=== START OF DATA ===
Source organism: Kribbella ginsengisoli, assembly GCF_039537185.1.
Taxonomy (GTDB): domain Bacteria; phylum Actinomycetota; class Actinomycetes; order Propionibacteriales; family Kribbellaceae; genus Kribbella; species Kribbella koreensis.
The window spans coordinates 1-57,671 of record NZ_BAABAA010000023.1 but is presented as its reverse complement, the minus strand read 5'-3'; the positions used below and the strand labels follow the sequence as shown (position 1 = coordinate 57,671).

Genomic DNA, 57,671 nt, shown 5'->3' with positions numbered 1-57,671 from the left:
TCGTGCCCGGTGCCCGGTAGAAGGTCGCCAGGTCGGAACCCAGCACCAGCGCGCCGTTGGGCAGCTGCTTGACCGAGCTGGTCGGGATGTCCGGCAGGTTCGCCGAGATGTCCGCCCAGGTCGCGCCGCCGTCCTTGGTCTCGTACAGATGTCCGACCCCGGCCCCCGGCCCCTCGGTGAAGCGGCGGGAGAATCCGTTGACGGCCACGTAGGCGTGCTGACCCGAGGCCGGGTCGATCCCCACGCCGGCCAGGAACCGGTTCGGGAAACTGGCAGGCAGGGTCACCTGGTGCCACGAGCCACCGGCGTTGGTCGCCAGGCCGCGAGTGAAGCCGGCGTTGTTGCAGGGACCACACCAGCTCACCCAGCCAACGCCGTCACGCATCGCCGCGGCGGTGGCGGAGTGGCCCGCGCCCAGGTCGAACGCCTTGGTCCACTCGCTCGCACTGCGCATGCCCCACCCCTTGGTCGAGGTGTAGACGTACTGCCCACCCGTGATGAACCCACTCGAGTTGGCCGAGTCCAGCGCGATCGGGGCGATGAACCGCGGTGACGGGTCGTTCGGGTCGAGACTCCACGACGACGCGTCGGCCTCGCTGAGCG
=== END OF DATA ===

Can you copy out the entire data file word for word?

Source organism: Kribbella ginsengisoli, assembly GCF_039537185.1.
Taxonomy (GTDB): domain Bacteria; phylum Actinomycetota; class Actinomycetes; order Propionibacteriales; family Kribbellaceae; genus Kribbella; species Kribbella koreensis.
The window spans coordinates 1-57,671 of record NZ_BAABAA010000023.1 but is presented as its reverse complement, the minus strand read 5'-3'; the positions used below and the strand labels follow the sequence as shown (position 1 = coordinate 57,671).

Genomic DNA, 57,671 nt, shown 5'->3' with positions numbered 1-57,671 from the left:
TCGTGCCCGGTGCCCGGTAGAAGGTCGCCAGGTCGGAACCCAGCACCAGCGCGCCGTTGGGCAGCTGCTTGACCGAGCTGGTCGGGATGTCCGGCAGGTTCGCCGAGATGTCCGCCCAGGTCGCGCCGCCGTCCTTGGTCTCGTACAGATGTCCGACCCCGGCCCCCGGCCCCTCGGTGAAGCGGCGGGAGAATCCGTTGACGGCCACGTAGGCGTGCTGACCCGAGGCCGGGTCGATCCCCACGCCGGCCAGGAACCGGTTCGGGAAACTGGCAGGCAGGGTCACCTGGTGCCACGAGCCACCGGCGTTGGTCGCCAGGCCGCGAGTGAAGCCGGCGTTGTTGCAGGGACCACACCAGCTCACCCAGCCAACGCCGTCACGCATCGCCGCGGCGGTGGCGGAGTGGCCCGCGCCCAGGTCGAACGCCTTGGTCCACTCGCTCGCACTGCGCATGCCCCACCCCTTGGTCGAGGTGTAGACGTACTGCCCACCCGTGATGAACCCACTCGAGTTGGCCGAGTCCAGCGCGATCGGGGCGATGAACCGCGGTGACGGGTCGTTCGGGTCGAGACTCCACGACGACGCGTCGGCCTCGCTGAGCG